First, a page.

handling difficult conversations


Having difficult conversations at work is, well, difficult.  

Considering just how much of our time is spent at work with our work colleagues, it’s not easy to sit down and talk about an uncomfortable topic with them. Whether that be performance related matters, behavioural/conduct issues or otherwise, these conversations aren’t ‘fun’, but they are oftentimes essential to nip any issues in the bud and help maintain a healthy & efficient workplace. 

Whilst avoiding or putting off these conversations can initially seem like the easier route to take, doing this can lead to a snowball effect. What might have been a minor issue ends up leading to stickier and more difficult issues to navigate. Suffice to say, this can be costly – on several fronts – for everyone involved and can severely interrupt both business operation and the work environment.  

So here are 7 tips on how to navigate handling a difficult conversation in the workplace – read till the end to find out where you can go for further assistance and support!


The key to effectively handling difficult conversations begins before you even have the conversation. The mindset you have when approaching the conversation will frame everything else that follows, so it’s essential that you’re going into a conversation with an open and neutral perspective.  

Preconceived judgements, hostile attitudes, or unnecessarily ascribing emotionally laden energy to the conversation from the get-go can result in unproductive, ineffective conversations which don’t solve the issue at hand. Your negative or unfavourable mindset can also influence or play on the other party and end up making the issue worse. Enter these conversations with the facts in hand but a mindset that is conducive to a healthy and open space, to ensure you’re able to resolve the issue effectively.  


Preparation is the other side of the coin to mindset in these situations. You need to ensure that you’ve got the facts and a plan as to what you want to communicate and ‘achieve’ by the end of the conversation. Consider doing the following ahead of having a conversation: 

  • Writing down what the issue is clearly and the relevant associated facts and evidence to use if needed 
  • Any questions you might need to ask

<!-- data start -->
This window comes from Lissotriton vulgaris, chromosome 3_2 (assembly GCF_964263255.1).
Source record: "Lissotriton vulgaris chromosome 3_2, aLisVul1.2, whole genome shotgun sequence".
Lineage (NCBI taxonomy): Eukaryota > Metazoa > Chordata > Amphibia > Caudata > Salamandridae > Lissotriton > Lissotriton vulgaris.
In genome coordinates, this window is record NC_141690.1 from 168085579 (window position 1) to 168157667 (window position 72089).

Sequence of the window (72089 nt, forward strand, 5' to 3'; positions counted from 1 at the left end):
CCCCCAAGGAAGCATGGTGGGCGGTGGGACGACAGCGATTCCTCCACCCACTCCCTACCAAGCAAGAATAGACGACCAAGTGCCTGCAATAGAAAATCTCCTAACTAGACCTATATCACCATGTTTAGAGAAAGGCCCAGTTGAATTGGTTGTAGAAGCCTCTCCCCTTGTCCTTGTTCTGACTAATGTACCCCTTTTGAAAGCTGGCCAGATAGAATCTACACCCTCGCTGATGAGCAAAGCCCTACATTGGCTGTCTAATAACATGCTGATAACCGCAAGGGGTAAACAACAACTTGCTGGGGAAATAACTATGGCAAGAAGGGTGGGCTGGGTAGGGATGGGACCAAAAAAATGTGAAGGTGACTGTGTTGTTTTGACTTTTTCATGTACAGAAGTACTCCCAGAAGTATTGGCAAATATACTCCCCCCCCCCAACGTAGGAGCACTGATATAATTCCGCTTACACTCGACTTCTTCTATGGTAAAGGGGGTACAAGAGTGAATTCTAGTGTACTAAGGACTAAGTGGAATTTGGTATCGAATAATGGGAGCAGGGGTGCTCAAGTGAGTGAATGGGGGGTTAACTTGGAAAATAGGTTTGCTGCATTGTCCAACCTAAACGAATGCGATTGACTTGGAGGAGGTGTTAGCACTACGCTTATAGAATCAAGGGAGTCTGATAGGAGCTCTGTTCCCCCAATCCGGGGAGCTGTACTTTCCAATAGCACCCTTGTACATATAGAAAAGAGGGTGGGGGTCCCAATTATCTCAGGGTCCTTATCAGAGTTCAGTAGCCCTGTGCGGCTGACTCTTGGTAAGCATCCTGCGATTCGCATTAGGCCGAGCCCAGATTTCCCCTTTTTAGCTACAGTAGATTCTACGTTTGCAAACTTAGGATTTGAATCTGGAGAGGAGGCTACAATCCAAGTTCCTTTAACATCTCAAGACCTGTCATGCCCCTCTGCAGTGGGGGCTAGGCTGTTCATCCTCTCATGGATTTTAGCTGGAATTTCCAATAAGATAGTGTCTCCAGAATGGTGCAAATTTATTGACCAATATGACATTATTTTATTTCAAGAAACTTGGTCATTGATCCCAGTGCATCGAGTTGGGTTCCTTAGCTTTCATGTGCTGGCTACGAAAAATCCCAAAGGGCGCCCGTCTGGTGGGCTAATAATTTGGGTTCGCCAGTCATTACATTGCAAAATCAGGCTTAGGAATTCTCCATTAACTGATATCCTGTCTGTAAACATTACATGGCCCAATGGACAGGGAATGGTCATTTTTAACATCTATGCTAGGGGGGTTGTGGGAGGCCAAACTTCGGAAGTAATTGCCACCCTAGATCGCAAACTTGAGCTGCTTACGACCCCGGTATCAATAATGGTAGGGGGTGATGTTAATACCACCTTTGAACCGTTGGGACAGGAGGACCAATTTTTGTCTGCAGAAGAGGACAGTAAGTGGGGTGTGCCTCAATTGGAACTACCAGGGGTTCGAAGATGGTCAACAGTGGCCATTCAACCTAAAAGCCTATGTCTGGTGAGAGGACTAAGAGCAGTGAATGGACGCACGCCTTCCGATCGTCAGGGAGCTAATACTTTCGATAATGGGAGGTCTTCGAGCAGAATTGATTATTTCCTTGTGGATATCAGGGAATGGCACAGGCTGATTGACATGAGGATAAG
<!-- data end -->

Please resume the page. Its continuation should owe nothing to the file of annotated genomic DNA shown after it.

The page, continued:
• Possible solutions/plans etc. 


Sometimes one word, phrase or sentence is enough to derail the entire conversation. It’s important to be mindful of exactly what you’re saying. Some common pitfalls in phrasing when it comes to difficult conversations include: 

  • Exaggerating and/or generalising. This most often happens using words like ‘always’, ‘never’. 
  • Blaming. This often turns the conversation defensive and at times, hostile. There’s clearly an issue that’s led to this conversation being had but the focus should not be on assigning blame, rather it should be on finding a resolution.  
  • Striking at personal character. Harvard Business Review (HBR) identifies this common issue beginning with the use of terms such as ‘unprofessional’, ‘wrong’ or ‘unethical’.1 These words, whilst they may be true, run the risk of making the other party defensive as it strikes at their character and integrity. Instead, consider ‘de-personalising’ these terms – for instance ‘unprofessional’ can instead be phrased as ‘not consistent with workplace values.  
  • Not Listening. A conversation is a two-way street and so, as important as it is for you to communicate the problem, it’s equally important to listen. It can help fill in the blanks, shine a light on things you weren’t previously aware of and give an insight into what’s been happening on the other end.  


Clarity is essential for handling difficult conversations. These conversations generate tricky environment that can be rife with opportunities for miscommunication and misunderstandings. Make sure you’re clear and concise in communicating exactly what the issue is, why it’s an issue and what the potential resolution might be.  


Always stick to facts – acting on hearsay, assumptions or otherwise can be disastrous and should be avoided. By sticking to the facts, you can ensure that clarity of communication is achieved and you’ll avoid things like blaming and generalising.  

TIP #6 ‘I’ VS ‘YOU’

The difference between using “I” statements and “You” statements when communicating the issue can sometimes be the defining factor in whether a conversation remains defused and conducive or charged and incendiary. “You do this” or “You do that” can come across somewhat akin to blaming. You can get the same message across in a more effective manner by shifting perspective and saying “I’ve noticed that..” or “I feel like... 


Difficult conversations are rarely a ‘one and done’ affair. To create effective change and really resolve an issue, following up is essential. It might also be beneficial to discuss with the other party what following up might look like, to get their involvement in finding a resolution and for it to seem more like you’re working together to find it instead of giving the impression of it being a solely punitive affair.  


These are not hard and fast tips – they’re largely general and there are several factors, specific to your unique situation and workplace dynamic, that can determine how to best approach a difficult conversation.  

We’ve got other blog posts looking at specific difficult conversations such as those centred around resignations & terminations and types of workplace conflicts & resolutions 

Workplace Wizards has a team of legally trained employment consultants who have worked with a variety of businesses to help resolve workplace issues. We provide a variety of different training packages to help find workplace solutions as well.  

 Reach out to find out what we can offer by way of workplace solutions for your business. You can call us on 03 9087 6949 or email support@workplacewizards.com.au 


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